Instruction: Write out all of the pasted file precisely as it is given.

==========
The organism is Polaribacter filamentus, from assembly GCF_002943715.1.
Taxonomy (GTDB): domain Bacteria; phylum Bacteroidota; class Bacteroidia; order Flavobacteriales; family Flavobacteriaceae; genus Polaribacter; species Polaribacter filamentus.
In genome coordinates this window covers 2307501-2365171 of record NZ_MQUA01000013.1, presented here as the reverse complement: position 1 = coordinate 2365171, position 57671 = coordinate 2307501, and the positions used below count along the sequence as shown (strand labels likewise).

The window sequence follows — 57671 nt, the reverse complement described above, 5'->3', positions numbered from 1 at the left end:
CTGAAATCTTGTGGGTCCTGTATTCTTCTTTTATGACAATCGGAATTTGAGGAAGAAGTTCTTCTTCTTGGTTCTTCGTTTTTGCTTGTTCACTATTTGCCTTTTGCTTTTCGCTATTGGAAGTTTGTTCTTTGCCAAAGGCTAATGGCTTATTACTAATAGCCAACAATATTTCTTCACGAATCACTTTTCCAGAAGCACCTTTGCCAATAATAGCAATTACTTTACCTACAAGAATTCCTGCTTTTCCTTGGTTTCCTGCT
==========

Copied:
The organism is Polaribacter filamentus, from assembly GCF_002943715.1.
Taxonomy (GTDB): domain Bacteria; phylum Bacteroidota; class Bacteroidia; order Flavobacteriales; family Flavobacteriaceae; genus Polaribacter; species Polaribacter filamentus.
In genome coordinates this window covers 2307501-2365171 of record NZ_MQUA01000013.1, presented here as the reverse complement: position 1 = coordinate 2365171, position 57671 = coordinate 2307501, and the positions used below count along the sequence as shown (strand labels likewise).

The window sequence follows — 57671 nt, the reverse complement described above, 5'->3', positions numbered from 1 at the left end:
CTGAAATCTTGTGGGTCCTGTATTCTTCTTTTATGACAATCGGAATTTGAGGAAGAAGTTCTTCTTCTTGGTTCTTCGTTTTTGCTTGTTCACTATTTGCCTTTTGCTTTTCGCTATTGGAAGTTTGTTCTTTGCCAAAGGCTAATGGCTTATTACTAATAGCCAACAATATTTCTTCACGAATCACTTTTCCAGAAGCACCTTTGCCAATAATAGCAATTACTTTACCTACAAGAATTCCTGCTTTTCCTTGGTTTCCTGCT